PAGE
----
Immunological responses can have both pro- and antitumour effects: implications for immunotherapy
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Immune responses influence the development and progression of amalignancy. The tumourcan alsomanipulate the immune systemtoitsown ends,oftenresulting in an ineffective or transient antitumour response.An appreciation of the complexity of these host-tumour interactions is therefore important for the development of more-effective cancer therapies. This article highlights some prominent mechanisms whereby tumours escape recognition and destruction by the host immune system, thus facilitating disease progression. One important consequence of tumour escape is that an antitumour immune response may unintentionally lead to the outgrowth of less immunogenic or more apoptosisresistant tumour escape variants, which possess enhanced tumourigenic potential. Insights into the molecular mechanisms of cancer evasion and the complexity of the ever-changing interactions between host and tumour will enable a more rational design of antitumour therapies and may help not only explain disease recurrence, but also identify potential targets for therapeutic interventions. This article also offers a brief review of preclinical animal models, which are essential tools in the study of tumour immunology and cancer biology, particularly those that recapitulate the chronic nature of host-tumour interactions and help guide the development and testing of new therapies.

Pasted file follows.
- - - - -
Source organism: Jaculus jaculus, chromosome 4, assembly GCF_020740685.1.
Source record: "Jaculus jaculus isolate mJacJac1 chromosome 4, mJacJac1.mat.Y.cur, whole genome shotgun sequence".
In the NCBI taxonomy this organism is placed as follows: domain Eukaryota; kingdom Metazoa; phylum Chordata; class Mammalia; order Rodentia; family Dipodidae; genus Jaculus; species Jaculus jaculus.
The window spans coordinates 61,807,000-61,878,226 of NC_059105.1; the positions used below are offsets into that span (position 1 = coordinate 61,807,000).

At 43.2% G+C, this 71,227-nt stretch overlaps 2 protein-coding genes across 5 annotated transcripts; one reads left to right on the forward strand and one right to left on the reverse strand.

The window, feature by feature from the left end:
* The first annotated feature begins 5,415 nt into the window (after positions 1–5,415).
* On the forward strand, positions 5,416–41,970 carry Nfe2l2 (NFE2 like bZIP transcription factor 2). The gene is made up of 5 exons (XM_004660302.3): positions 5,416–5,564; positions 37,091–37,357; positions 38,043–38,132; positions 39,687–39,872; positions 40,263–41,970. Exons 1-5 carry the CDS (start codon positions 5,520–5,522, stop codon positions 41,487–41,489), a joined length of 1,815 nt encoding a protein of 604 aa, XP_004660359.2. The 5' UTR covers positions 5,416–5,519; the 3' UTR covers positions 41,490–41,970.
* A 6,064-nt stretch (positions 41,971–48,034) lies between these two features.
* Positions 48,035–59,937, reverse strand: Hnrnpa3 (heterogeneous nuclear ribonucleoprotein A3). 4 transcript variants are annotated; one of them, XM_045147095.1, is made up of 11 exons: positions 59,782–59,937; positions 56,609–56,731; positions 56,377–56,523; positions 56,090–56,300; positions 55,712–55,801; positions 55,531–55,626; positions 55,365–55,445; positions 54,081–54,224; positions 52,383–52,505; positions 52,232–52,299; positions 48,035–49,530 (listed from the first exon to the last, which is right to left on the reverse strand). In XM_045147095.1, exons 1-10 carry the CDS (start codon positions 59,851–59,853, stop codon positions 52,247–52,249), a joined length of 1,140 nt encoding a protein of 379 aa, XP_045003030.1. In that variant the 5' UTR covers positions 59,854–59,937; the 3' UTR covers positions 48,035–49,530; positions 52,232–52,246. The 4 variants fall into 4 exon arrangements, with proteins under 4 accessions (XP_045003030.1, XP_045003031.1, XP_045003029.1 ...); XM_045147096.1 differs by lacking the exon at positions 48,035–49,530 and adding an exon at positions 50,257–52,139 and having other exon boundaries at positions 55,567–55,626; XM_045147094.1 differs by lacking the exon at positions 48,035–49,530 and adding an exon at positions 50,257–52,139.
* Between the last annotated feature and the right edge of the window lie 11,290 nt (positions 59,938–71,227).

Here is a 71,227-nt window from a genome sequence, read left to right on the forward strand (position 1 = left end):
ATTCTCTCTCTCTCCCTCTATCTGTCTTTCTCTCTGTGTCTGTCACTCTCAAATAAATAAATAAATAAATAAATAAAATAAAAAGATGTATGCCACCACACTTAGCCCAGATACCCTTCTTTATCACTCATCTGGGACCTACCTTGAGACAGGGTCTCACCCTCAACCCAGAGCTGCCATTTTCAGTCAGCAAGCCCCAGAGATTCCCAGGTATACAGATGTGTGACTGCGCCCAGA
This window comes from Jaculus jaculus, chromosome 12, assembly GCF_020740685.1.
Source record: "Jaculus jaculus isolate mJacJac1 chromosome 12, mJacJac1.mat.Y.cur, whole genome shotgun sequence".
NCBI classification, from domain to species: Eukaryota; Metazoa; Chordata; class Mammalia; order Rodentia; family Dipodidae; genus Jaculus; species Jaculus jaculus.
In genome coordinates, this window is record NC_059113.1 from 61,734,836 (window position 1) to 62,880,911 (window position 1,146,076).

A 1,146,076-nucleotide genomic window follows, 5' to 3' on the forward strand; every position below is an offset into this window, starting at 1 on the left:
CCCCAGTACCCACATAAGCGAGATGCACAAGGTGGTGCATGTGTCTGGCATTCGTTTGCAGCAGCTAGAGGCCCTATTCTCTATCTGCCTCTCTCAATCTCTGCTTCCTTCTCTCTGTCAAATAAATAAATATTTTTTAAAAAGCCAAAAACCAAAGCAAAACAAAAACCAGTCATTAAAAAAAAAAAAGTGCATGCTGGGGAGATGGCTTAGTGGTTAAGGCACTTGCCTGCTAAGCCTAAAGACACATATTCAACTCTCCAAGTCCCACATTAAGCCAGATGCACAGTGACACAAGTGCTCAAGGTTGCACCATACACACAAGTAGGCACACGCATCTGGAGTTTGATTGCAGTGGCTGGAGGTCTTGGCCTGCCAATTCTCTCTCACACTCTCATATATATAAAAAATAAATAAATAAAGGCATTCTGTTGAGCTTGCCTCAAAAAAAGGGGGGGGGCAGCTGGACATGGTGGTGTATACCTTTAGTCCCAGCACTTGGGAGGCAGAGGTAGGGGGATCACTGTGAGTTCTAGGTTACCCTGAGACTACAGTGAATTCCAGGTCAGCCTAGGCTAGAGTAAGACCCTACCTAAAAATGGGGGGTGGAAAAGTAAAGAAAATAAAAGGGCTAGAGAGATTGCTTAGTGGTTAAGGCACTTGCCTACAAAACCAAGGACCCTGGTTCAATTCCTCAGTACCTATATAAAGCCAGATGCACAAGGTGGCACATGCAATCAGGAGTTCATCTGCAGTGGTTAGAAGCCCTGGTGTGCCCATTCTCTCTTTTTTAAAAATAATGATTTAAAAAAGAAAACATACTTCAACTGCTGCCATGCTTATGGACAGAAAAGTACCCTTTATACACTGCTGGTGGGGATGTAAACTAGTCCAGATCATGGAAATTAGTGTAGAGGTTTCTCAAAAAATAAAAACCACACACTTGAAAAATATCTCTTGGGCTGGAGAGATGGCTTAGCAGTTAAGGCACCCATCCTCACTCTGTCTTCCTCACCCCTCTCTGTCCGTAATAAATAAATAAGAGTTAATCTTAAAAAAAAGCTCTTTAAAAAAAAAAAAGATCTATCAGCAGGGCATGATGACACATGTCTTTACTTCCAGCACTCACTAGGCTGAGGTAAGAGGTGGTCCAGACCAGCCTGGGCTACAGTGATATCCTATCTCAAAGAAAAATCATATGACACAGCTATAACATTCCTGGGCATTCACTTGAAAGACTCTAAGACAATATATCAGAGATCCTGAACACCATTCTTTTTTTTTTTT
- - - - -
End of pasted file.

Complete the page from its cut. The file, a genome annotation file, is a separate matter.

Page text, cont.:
Expert Reviews in Molecular Medicine